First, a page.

In 1773 Goldsmith tried his chance at Covent Garden with a second play, She Stoops to Conquer. The manager was, not without great difficulty, induced to bring this piece out. The sentimental comedy still reigned, and Goldsmith’s comedies were not sentimental. The Good Natur’d Man had been too funny to succeed; yet the mirth of the Good Natur’d Man was sober when compared with the rich drollery of She Stoops to Conquer, which is, in truth, an incomparable farce in five acts. On this occasion, however, genius triumphed. Pit, boxes and galleries were in a constant roar of laughter. If any bigoted admirer of Kelly and Cumberland ventured to hiss or groan, he was speedily silenced by a general cry of “turn him out,” or “throw him over.” Later generations have confirmed the verdict which was pronounced on that night.
While Goldsmith was writing the Deserted Village and She Stoops to Conquer, he was employed on works of a very different kind—works from which he derived little reputation but much profit. He compiled for the use of schools a History of Rome, by which he made £250; a History of England, by which he made £500; a History of Greece, for which he received £250; a Natural History, for which the booksellers covenanted to pay him 800 guineas. These works he produced without any elaborate research, by merely selecting, abridging and translating into his own clear, pure and flowing language, what he found in books well known to the world, but too bulky or too dry for boys and girls. He committed some strange blunders, for he knew nothing with accuracy. Thus, in his History of England, he tells us that Naseby is in Yorkshire; nor did he correct this mistake when the book was reprinted. He was very nearly hoaxed into putting into the History of Greece an account of a battle between Alexander the Great and Montezuma. In his Animated Nature he relates, with faith and with perfect gravity, all the most absurd lies which he could find in books of travels about gigantic Patagonians, monkeys that preach sermons, nightingales that repeat long conversations. “If he can tell a horse from a cow,” said Johnson, “that is the extent of his knowledge of zoology.” How little Goldsmith was qualified to write about the physical sciences is sufficiently proved by two anecdotes. He on one occasion denied that the sun is longer in the northern than in the southern signs. It was vain to cite the authority of Maupertuis. “Maupertuis!” he cried, “I understand those matters better than Maupertuis.” On another occasion he, in defiance of the evidence of his own senses, maintained obstinately, and even angrily, that he chewed his dinner by moving his upper jaw.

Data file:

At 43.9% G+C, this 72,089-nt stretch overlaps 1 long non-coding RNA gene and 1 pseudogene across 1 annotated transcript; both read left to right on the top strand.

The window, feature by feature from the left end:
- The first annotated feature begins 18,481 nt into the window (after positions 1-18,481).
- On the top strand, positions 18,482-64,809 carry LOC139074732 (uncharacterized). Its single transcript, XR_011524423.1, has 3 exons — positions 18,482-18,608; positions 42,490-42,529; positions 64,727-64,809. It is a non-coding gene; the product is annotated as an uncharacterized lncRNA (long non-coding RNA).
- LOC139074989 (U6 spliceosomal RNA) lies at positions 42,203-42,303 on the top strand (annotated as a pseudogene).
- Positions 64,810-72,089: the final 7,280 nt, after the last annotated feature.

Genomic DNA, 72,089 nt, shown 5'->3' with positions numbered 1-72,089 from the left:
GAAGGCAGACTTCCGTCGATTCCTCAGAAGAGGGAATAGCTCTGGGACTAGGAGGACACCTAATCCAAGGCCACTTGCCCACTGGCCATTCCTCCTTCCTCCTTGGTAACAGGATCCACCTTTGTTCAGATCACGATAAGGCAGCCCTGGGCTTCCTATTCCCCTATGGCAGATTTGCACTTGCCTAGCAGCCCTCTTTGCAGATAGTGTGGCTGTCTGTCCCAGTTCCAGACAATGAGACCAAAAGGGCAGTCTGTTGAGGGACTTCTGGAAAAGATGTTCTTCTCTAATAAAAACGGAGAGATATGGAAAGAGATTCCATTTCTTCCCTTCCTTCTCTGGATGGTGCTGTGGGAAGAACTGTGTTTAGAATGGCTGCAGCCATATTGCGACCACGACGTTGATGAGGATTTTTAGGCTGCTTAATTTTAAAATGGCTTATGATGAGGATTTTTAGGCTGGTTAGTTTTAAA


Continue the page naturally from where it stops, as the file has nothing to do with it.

Yet, ignorant as Goldsmith was, few writers have done more to make the first steps in the laborious road to knowledge easy and pleasant. His compilations are widely distinguished from the compilations of ordinary bookmakers. He was a great, perhaps an unequalled, master of the arts of selection and condensation. In these respects his histories of Rome and of England, and still more his own abridgments of these histories, well deserved to be studied. In general nothing is less attractive than an epitome; but the epitomes of Goldsmith, even when most concise, are always amusing; and to read them is considered by intelligent children not as a task but as a pleasure.